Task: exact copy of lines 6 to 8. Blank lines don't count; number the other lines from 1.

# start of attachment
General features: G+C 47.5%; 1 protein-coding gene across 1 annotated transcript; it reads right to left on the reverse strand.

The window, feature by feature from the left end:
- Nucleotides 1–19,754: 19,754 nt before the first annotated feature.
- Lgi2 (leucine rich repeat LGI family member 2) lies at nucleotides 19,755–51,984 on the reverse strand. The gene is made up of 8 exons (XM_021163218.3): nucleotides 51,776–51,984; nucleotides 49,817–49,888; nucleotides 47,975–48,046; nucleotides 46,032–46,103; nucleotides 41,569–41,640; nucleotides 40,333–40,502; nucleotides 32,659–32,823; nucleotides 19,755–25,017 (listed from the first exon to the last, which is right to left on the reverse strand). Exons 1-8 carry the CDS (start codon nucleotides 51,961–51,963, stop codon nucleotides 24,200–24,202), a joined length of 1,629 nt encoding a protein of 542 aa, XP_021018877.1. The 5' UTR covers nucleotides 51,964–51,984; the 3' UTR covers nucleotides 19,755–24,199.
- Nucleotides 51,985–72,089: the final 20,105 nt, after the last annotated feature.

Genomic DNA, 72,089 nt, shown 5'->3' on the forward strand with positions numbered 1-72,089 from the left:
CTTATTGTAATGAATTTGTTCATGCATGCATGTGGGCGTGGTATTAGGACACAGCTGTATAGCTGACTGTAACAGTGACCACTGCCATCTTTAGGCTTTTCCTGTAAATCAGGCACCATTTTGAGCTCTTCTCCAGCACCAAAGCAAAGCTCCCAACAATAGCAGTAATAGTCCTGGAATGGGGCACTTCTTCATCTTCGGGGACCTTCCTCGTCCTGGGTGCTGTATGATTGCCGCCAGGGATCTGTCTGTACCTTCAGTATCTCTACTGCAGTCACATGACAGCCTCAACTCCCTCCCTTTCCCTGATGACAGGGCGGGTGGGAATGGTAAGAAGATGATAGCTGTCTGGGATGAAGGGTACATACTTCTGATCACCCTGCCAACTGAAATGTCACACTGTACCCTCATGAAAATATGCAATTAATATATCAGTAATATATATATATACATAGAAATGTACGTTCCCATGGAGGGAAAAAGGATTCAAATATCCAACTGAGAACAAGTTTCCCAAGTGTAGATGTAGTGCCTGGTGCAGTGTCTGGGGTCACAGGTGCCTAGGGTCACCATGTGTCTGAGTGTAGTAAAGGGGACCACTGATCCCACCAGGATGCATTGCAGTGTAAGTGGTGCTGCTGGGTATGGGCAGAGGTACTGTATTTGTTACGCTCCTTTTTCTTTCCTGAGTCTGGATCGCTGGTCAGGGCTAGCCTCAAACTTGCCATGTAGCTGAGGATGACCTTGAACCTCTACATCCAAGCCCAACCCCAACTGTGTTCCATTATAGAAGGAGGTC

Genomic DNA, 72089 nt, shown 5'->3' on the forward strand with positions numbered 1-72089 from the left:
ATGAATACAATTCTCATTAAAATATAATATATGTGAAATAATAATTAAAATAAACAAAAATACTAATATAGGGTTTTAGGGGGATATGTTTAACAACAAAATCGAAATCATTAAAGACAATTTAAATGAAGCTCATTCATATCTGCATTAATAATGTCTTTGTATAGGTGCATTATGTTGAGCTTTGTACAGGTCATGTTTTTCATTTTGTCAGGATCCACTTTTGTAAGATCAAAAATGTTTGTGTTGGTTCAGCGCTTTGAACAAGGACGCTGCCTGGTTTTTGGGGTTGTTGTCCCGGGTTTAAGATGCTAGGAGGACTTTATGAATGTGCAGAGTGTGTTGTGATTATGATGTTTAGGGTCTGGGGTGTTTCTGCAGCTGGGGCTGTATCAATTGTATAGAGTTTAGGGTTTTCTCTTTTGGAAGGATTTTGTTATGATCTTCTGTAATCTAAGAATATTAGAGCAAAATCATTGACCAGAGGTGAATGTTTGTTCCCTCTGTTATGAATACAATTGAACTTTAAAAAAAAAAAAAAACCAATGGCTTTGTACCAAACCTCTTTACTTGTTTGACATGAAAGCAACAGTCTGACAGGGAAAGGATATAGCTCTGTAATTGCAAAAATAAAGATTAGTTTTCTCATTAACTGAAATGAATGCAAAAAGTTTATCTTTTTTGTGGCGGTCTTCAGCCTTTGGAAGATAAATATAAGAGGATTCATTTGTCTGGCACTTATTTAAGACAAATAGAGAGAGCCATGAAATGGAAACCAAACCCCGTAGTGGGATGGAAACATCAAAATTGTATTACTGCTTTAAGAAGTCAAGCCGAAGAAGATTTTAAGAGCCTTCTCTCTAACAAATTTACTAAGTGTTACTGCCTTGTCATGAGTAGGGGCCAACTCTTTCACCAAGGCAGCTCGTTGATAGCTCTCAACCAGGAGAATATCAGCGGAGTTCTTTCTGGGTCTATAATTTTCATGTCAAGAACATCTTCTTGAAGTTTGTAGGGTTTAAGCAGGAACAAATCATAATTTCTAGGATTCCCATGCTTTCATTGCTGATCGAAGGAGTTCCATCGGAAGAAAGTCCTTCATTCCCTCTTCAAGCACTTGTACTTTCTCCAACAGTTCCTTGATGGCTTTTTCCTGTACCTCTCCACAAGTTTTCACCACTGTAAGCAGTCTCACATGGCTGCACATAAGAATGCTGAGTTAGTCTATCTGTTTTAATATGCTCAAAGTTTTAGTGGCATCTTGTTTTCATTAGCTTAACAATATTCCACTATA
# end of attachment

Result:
Genomic DNA, 72,089 nt, shown 5'->3' on the forward strand with positions numbered 1-72,089 from the left:
CTTATTGTAATGAATTTGTTCATGCATGCATGTGGGCGTGGTATTAGGACACAGCTGTATAGCTGACTGTAACAGTGACCACTGCCATCTTTAGGCTTTTCCTGTAAATCAGGCACCATTTTGAGCTCTTCTCCAGCACCAAAGCAAAGCTCCCAACAATAGCAGTAATAGTCCTGGAATGGGGCACTTCTTCATCTTCGGGGACCTTCCTCGTCCTGGGTGCTGTATGATTGCCGCCAGGGATCTGTCTGTACCTTCAGTATCTCTACTGCAGTCACATGACAGCCTCAACTCCCTCCCTTTCCCTGATGACAGGGCGGGTGGGAATGGTAAGAAGATGATAGCTGTCTGGGATGAAGGGTACATACTTCTGATCACCCTGCCAACTGAAATGTCACACTGTACCCTCATGAAAATATGCAATTAATATATCAGTAATATATATATATACATAGAAATGTACGTTCCCATGGAGGGAAAAAGGATTCAAATATCCAACTGAGAACAAGTTTCCCAAGTGTAGATGTAGTGCCTGGTGCAGTGTCTGGGGTCACAGGTGCCTAGGGTCACCATGTGTCTGAGTGTAGTAAAGGGGACCACTGATCCCACCAGGATGCATTGCAGTGTAAGTGGTGCTGCTGGGTATGGGCAGAGGTACTGTATTTGTTACGCTCCTTTTTCTTTCCTGAGTCTGGATCGCTGGTCAGGGCTAGCCTCAAACTTGCCATGTAGCTGAGGATGACCTTGAACCTCTACATCCAAGCCCAACCCCAACTGTGTTCCATTATAGAAGGAGGTC

Genomic DNA, 72089 nt, shown 5'->3' on the forward strand with positions numbered 1-72089 from the left: